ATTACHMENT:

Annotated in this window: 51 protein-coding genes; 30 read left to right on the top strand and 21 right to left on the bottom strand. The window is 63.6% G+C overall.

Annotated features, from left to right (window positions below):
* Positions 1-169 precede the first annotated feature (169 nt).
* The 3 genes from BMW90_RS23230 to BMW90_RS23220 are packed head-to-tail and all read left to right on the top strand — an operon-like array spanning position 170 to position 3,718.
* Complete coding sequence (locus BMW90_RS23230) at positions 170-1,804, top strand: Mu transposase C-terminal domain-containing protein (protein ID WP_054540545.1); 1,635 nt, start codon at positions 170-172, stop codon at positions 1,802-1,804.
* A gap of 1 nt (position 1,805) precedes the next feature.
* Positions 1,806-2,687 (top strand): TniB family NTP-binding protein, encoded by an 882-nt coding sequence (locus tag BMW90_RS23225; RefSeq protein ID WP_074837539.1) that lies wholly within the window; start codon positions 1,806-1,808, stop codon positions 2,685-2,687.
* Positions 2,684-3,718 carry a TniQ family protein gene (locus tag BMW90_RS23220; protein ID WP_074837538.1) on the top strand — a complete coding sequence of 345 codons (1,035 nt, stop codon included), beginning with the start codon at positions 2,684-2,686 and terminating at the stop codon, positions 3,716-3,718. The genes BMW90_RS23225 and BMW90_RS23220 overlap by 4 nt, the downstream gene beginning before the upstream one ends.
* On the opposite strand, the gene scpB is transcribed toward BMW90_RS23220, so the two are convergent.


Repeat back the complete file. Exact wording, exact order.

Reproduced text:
Annotated in this window: 51 protein-coding genes; 30 read left to right on the top strand and 21 right to left on the bottom strand. The window is 63.6% G+C overall.

Annotated features, from left to right (window positions below):
* Positions 1-169 precede the first annotated feature (169 nt).
* The 3 genes from BMW90_RS23230 to BMW90_RS23220 are packed head-to-tail and all read left to right on the top strand — an operon-like array spanning position 170 to position 3,718.
* Complete coding sequence (locus BMW90_RS23230) at positions 170-1,804, top strand: Mu transposase C-terminal domain-containing protein (protein ID WP_054540545.1); 1,635 nt, start codon at positions 170-172, stop codon at positions 1,802-1,804.
* A gap of 1 nt (position 1,805) precedes the next feature.
* Positions 1,806-2,687 (top strand): TniB family NTP-binding protein, encoded by an 882-nt coding sequence (locus tag BMW90_RS23225; RefSeq protein ID WP_074837539.1) that lies wholly within the window; start codon positions 1,806-1,808, stop codon positions 2,685-2,687.
* Positions 2,684-3,718 carry a TniQ family protein gene (locus tag BMW90_RS23220; protein ID WP_074837538.1) on the top strand — a complete coding sequence of 345 codons (1,035 nt, stop codon included), beginning with the start codon at positions 2,684-2,686 and terminating at the stop codon, positions 3,716-3,718. The genes BMW90_RS23225 and BMW90_RS23220 overlap by 4 nt, the downstream gene beginning before the upstream one ends.
* On the opposite strand, the gene scpB is transcribed toward BMW90_RS23220, so the two are convergent.